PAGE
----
It is clear now, even to me, that Khodorkovsky is a political prisoner. But quite a few other people have been arrested in the course of the YUKOS investigation. All of them, I believe, should be considered political prisoners.
Most of these people are former employees of YUKOS and its affiliated companies. Unlike Khodorkovsky, who knew what risks he was taking, whose supporters are plenty and whose wealth is still considerable, most of these people were simply employees, neither rich nor powerful. They are not persecuted for their political convictions or actions, yet their persecution is politically motivated; hence, they, too, are political prisoners.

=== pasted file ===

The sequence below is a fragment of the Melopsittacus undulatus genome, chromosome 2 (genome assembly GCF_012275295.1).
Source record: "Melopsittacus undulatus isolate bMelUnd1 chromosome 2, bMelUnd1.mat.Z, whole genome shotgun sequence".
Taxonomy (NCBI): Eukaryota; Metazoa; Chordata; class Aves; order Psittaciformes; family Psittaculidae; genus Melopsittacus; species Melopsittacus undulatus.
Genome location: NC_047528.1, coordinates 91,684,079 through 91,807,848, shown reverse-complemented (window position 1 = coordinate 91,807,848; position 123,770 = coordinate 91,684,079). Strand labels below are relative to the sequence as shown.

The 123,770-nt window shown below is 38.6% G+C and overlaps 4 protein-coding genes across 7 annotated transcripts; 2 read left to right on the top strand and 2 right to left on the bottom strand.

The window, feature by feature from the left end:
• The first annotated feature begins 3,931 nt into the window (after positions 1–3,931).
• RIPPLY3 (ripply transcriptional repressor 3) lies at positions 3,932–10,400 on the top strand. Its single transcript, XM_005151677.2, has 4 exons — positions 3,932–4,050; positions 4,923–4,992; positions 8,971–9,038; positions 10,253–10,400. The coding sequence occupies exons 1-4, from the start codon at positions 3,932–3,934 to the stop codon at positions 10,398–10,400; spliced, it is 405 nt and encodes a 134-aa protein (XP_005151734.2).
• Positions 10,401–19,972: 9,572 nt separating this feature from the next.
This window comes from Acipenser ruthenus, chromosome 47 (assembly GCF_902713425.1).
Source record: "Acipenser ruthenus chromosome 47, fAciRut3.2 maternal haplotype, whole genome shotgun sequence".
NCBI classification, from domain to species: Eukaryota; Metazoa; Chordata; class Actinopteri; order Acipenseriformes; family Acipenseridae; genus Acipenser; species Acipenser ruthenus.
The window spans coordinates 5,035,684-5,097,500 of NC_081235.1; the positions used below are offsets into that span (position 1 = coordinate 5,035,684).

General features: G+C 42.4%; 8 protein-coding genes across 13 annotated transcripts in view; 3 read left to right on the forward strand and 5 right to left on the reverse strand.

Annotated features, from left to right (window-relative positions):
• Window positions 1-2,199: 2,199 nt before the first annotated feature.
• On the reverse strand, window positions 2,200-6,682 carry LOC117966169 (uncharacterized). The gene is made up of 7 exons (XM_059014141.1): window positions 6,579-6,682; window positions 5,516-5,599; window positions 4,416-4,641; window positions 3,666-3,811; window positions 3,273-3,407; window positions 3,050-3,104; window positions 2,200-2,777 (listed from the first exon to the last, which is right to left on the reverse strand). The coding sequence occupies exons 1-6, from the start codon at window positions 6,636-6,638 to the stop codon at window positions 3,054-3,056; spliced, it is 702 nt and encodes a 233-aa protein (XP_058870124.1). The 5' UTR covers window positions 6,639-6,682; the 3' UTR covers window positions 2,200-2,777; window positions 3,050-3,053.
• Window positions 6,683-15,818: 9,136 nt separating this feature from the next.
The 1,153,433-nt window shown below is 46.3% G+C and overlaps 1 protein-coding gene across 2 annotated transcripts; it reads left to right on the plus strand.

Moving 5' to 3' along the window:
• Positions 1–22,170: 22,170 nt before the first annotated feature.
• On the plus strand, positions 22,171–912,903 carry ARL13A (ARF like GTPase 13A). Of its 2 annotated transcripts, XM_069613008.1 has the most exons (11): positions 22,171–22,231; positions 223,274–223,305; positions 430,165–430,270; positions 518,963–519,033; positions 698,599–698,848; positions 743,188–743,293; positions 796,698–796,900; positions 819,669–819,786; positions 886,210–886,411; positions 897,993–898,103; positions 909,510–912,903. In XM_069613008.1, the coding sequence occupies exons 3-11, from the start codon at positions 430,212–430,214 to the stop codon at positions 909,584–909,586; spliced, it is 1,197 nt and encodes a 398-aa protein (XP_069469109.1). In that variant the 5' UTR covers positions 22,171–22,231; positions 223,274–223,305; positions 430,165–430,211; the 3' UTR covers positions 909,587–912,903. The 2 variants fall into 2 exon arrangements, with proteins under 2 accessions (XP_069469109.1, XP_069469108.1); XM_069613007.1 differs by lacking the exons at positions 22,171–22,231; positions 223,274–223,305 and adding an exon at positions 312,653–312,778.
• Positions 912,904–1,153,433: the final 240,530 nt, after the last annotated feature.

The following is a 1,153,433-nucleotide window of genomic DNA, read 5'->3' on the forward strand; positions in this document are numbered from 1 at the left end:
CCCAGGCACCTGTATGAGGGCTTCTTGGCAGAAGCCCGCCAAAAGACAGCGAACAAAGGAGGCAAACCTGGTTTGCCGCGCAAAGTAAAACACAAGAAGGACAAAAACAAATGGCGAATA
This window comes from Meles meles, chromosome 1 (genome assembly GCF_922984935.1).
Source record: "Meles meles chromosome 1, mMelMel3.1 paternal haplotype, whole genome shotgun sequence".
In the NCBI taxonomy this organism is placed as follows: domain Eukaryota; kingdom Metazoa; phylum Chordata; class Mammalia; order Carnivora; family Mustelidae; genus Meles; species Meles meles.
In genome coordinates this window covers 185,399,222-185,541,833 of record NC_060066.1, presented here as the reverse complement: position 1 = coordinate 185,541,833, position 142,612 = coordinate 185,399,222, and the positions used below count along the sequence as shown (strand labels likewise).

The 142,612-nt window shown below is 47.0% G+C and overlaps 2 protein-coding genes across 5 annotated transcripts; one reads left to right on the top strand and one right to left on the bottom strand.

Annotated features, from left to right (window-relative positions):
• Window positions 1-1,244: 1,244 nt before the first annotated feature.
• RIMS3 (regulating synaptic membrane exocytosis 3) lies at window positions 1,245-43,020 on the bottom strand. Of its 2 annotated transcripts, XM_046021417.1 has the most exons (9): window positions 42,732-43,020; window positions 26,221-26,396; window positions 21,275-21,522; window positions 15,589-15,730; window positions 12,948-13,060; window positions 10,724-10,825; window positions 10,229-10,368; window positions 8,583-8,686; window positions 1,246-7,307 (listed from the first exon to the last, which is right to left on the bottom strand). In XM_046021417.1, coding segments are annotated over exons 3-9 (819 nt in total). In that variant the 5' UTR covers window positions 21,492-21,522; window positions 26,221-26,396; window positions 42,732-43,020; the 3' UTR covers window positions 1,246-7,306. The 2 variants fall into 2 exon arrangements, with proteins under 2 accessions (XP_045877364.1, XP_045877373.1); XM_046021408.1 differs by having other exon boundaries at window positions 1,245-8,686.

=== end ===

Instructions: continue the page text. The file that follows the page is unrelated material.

The most outrageous case, I think, is that of Svetlana Bakhmina, a mother of two and a former deputy head of YUKOS' legal department. Svetlana was arrested on Dec. 7, 2004, on a YUKOS-related charge, and has been imprisoned since. Kept in a cell with nine other women, she was denied phone calls to her children (seven and three years old) and went on a hunger strike to protest the ban. Investigators interrogated her for hours on end; after an eight-hour interrogation session Svetlana, who suffers from a chronic heart disease, collapse and was taken to -- alas -- a prison hospital.
Thursday, June 09, 2005
So says The Russian Dilettante's Weblog:
Posted by LaurenceJarvik at 2:26 PM